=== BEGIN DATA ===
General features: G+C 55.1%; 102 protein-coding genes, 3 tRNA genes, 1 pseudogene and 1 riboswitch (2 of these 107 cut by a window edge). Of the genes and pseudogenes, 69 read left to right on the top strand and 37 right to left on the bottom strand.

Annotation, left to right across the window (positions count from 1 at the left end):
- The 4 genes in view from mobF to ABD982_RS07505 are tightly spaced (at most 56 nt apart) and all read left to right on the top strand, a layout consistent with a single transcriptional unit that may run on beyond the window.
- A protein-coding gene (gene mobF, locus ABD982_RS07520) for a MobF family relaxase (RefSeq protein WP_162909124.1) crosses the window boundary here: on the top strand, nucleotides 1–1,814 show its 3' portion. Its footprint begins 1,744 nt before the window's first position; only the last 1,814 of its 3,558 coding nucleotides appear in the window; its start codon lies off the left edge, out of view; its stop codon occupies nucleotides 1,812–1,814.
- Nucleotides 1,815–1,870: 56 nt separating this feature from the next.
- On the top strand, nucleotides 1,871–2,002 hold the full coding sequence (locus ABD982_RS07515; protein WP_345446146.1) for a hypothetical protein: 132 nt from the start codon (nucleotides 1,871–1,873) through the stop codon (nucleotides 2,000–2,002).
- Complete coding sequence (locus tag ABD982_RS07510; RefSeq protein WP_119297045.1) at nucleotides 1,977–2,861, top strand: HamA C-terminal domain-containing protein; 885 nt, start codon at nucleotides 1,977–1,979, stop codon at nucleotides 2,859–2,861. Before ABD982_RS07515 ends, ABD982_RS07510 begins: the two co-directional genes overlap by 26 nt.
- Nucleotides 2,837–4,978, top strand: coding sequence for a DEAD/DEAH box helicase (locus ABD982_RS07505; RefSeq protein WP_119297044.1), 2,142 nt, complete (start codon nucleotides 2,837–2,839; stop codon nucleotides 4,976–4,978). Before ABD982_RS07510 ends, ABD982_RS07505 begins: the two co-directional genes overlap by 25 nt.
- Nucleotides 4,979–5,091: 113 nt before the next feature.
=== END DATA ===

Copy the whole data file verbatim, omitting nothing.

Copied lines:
General features: G+C 55.1%; 102 protein-coding genes, 3 tRNA genes, 1 pseudogene and 1 riboswitch (2 of these 107 cut by a window edge). Of the genes and pseudogenes, 69 read left to right on the top strand and 37 right to left on the bottom strand.

Annotation, left to right across the window (positions count from 1 at the left end):
- The 4 genes in view from mobF to ABD982_RS07505 are tightly spaced (at most 56 nt apart) and all read left to right on the top strand, a layout consistent with a single transcriptional unit that may run on beyond the window.
- A protein-coding gene (gene mobF, locus ABD982_RS07520) for a MobF family relaxase (RefSeq protein WP_162909124.1) crosses the window boundary here: on the top strand, nucleotides 1–1,814 show its 3' portion. Its footprint begins 1,744 nt before the window's first position; only the last 1,814 of its 3,558 coding nucleotides appear in the window; its start codon lies off the left edge, out of view; its stop codon occupies nucleotides 1,812–1,814.
- Nucleotides 1,815–1,870: 56 nt separating this feature from the next.
- On the top strand, nucleotides 1,871–2,002 hold the full coding sequence (locus ABD982_RS07515; protein WP_345446146.1) for a hypothetical protein: 132 nt from the start codon (nucleotides 1,871–1,873) through the stop codon (nucleotides 2,000–2,002).
- Complete coding sequence (locus tag ABD982_RS07510; RefSeq protein WP_119297045.1) at nucleotides 1,977–2,861, top strand: HamA C-terminal domain-containing protein; 885 nt, start codon at nucleotides 1,977–1,979, stop codon at nucleotides 2,859–2,861. Before ABD982_RS07515 ends, ABD982_RS07510 begins: the two co-directional genes overlap by 26 nt.
- Nucleotides 2,837–4,978, top strand: coding sequence for a DEAD/DEAH box helicase (locus ABD982_RS07505; RefSeq protein WP_119297044.1), 2,142 nt, complete (start codon nucleotides 2,837–2,839; stop codon nucleotides 4,976–4,978). Before ABD982_RS07510 ends, ABD982_RS07505 begins: the two co-directional genes overlap by 25 nt.
- Nucleotides 4,979–5,091: 113 nt before the next feature.